Aminzadeh, Behdad (Chevron Energy Technology Company) | Hoang, Viet (Chevron Energy Technology Company) | Inouye, Art (Chevron Energy Technology Company) | Izgec, Omer (Chevron Energy Technology Company) | Walker, Dustin (Chevron Energy Technology Company) | Chung, Doo (Chevron Energy Technology Company) | Nizamidin, Nabijan (Chevron Energy Technology Company) | Tang, Tom (Chevron Energy Technology Company) | Lolley, Chris (Chevron Energy Technology Company) | Dwarakanath, Varadarajan (Chevron Energy Technology Company)
Alkali flooding in heavy oil reservoirs is known to stabilize emulsion in-situ and improve the recovery beyond that of conventional waterflood under certain boundary and initial conditions. The overarching goal of this study is to develop a systematic approach to optimize this process and capture underlying recovery mechanisms. Therefore, we experimentally evaluated the performance of alkali flood as a function of emulsion type and viscosity. Phase behavior and viscosity of the microemulsion are modified by introducing seven different surfactants. Microscope imaging techniques are employed to measure the droplet size distribution for type I and II emulsions. Viscosities of generated emulsions are measured with a rotational rheometer at low temperatures and with an electromagnetic viscometer at reservoir conditions. Finally, corefloods are conducted at different conditions to evaluate the performance of displacement as a function of emulsion type and viscosity. Enhanced alkali floods showed an incremental recovery of 8 – 50% beyond that of waterflood. Formation of higher viscosity emulsion has a large contribution on the sweep efficiency and therefore improved oil recovery during alkali flood; however, other mechanisms (e.g. entrainment and entrapment) also have contribute to the incremental recovery. Results of our experiments indicated that the incremental recovery is a strong function of emulsion type, emulsion viscosity, and the droplet size distribution.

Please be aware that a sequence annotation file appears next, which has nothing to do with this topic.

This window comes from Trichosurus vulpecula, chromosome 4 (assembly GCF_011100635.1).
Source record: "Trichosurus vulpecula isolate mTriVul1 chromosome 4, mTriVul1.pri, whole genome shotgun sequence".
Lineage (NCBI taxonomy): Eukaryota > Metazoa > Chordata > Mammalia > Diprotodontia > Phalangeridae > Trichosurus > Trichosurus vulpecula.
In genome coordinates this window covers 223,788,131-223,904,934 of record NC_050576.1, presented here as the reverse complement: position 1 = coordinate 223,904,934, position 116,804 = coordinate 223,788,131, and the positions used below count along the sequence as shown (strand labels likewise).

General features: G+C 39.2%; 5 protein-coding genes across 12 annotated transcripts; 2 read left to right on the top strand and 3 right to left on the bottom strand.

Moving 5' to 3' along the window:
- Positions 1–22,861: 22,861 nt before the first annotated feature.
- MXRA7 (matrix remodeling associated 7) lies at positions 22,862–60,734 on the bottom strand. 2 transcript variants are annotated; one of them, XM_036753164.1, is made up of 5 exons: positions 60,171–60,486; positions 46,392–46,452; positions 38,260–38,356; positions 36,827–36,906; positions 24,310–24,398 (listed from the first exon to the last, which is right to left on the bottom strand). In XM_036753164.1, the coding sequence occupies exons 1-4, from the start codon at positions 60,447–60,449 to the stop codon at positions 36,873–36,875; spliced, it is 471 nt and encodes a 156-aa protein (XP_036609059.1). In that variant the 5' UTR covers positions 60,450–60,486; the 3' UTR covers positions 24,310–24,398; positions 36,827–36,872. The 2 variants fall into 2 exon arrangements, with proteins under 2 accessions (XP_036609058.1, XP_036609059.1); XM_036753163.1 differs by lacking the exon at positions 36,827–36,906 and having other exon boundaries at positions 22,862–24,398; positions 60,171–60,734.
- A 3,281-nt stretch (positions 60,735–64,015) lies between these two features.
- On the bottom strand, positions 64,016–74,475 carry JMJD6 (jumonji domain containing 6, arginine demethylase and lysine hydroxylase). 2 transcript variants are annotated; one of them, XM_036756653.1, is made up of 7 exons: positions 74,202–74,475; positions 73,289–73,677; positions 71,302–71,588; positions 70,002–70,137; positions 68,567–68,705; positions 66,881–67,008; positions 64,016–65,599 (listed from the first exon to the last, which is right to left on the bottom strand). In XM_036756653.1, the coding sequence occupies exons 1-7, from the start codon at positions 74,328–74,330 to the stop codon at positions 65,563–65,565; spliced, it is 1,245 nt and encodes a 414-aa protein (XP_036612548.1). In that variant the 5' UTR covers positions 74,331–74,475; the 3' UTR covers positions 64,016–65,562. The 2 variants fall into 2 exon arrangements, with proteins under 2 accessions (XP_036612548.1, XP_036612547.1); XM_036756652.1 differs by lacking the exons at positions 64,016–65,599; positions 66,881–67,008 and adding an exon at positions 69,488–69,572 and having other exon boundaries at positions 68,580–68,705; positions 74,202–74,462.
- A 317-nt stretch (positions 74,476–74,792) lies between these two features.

Enhanced oil displacement in a reservoir is highly affected by wettability alterations in conjunction with the lowering of viscosities during steam assisted gravity drainage (SAGD) for bitumen extraction. The impartation of energy in the form of heat to the fluid by injecting steam triggers an alteration to a more water-wet state during SAGD. However, the presence of three distinct phases in the reservoir has implications for the effective modeling of the complex fluid dynamics. Dependency of the relative permeability endpoints on the temperature realized as a function of the introduction of steam is difficult to model. Optimization of any steam process requires simulation in order to adequately characterize years of flow and so a model that is capable of representing three phase flow is necessary. To obtain this a pseudo-two phase relative permeability is proposed that assumes fractional flow theory is valid and treats the experiments as a waterflood.
In this study, experimental recovery data for two SAGD experiments and one hot water flood are empirically matched by manipulating relative permeabilities. The analytical approach implemented allows for the representation of fluid flow in the reservoir by achieving a pseudo-two phase relative permeability that results in comparable performance to the experiments. Waterflooding techniques were utilized which allowed for the negation of the steam phase in the model and so two-phase flow was established.
The sensitivity of the relative permeability curves to temperature change results in the inability to formulate a generic three-phase curve and so the pseudo-two phase curve is valuable for the purpose of simulation. The methodology presented enables the formulation of a simplified relative permeability that is unique to each process used and in that specific location. The model that was established was validated and proven credible by the good match with the experimentally obtained values.